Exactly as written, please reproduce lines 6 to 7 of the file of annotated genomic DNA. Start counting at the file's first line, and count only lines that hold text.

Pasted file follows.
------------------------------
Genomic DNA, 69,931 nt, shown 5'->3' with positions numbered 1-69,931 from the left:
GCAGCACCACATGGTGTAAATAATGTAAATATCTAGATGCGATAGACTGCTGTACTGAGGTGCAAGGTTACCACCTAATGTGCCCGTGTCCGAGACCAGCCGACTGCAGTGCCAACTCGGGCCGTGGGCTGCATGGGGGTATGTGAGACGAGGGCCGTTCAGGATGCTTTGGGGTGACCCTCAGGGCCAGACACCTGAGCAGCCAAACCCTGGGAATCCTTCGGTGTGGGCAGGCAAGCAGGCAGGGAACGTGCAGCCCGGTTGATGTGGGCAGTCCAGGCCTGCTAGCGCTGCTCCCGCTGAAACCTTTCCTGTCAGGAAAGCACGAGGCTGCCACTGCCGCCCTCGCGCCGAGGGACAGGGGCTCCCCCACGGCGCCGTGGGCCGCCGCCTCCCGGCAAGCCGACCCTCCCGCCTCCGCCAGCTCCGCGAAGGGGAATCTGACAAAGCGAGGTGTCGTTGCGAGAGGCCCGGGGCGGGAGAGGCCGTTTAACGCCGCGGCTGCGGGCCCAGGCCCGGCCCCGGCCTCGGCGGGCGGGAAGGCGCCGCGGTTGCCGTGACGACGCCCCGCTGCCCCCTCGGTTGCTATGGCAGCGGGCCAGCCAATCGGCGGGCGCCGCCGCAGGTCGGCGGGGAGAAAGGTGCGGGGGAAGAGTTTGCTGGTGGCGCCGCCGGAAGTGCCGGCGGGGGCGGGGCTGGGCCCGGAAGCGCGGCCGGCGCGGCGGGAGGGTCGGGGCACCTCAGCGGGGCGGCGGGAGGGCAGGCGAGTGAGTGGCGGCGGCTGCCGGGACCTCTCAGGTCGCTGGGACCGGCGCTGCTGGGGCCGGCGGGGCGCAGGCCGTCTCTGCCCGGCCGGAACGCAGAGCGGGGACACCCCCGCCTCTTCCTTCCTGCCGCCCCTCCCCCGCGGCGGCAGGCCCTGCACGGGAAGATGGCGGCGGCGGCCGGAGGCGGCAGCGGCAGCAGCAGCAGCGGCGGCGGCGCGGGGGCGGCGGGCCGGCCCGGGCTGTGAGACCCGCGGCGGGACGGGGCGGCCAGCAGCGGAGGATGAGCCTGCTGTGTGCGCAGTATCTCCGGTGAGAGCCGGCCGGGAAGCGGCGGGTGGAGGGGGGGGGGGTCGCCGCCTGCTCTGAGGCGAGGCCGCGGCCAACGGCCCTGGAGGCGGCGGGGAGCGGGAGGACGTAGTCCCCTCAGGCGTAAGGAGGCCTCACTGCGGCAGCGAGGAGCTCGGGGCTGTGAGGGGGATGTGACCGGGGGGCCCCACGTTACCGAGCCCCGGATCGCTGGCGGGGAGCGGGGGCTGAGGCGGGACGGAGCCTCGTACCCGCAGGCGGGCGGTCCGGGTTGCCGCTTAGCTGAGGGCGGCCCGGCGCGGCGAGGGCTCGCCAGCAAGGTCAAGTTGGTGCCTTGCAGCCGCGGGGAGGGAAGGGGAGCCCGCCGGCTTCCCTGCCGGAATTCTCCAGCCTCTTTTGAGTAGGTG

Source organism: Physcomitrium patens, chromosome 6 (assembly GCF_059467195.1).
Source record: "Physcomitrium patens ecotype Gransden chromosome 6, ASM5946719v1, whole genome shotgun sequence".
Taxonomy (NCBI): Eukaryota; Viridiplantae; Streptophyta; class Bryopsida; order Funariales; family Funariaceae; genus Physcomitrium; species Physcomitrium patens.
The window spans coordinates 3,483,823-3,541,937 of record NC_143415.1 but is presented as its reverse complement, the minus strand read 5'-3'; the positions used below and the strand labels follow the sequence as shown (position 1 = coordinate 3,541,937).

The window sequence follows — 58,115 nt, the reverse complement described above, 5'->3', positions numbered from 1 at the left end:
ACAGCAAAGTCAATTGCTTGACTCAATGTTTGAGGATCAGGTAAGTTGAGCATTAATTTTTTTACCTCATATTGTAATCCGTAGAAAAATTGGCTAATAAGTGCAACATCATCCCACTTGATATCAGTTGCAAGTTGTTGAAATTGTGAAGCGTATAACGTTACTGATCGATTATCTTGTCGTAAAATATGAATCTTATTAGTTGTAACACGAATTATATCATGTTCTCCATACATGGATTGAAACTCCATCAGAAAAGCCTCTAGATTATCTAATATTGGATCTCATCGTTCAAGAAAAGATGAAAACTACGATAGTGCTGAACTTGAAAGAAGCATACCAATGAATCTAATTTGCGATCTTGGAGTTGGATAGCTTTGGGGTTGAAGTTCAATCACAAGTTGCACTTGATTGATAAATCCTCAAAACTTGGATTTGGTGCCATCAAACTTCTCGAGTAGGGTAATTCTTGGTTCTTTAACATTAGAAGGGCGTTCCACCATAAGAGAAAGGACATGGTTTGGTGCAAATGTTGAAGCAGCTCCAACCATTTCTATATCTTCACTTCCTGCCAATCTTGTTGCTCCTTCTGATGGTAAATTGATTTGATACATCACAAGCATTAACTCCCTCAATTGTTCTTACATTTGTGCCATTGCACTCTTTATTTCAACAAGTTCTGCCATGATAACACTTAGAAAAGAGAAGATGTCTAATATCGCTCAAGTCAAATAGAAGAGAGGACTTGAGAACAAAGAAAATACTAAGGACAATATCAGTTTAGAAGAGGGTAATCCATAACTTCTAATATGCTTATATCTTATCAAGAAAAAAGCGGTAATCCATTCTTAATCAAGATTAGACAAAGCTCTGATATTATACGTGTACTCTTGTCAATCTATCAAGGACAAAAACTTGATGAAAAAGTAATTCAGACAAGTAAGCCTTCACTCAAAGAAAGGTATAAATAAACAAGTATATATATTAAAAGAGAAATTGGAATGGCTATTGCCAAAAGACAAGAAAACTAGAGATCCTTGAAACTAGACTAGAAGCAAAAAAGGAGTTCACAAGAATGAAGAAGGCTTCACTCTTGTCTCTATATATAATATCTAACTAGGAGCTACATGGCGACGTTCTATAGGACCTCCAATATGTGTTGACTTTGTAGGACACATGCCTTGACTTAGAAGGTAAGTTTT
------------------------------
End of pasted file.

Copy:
The window spans coordinates 3,483,823-3,541,937 of record NC_143415.1 but is presented as its reverse complement, the minus strand read 5'-3'; the positions used below and the strand labels follow the sequence as shown (position 1 = coordinate 3,541,937).

The window sequence follows — 58,115 nt, the reverse complement described above, 5'->3', positions numbered from 1 at the left end: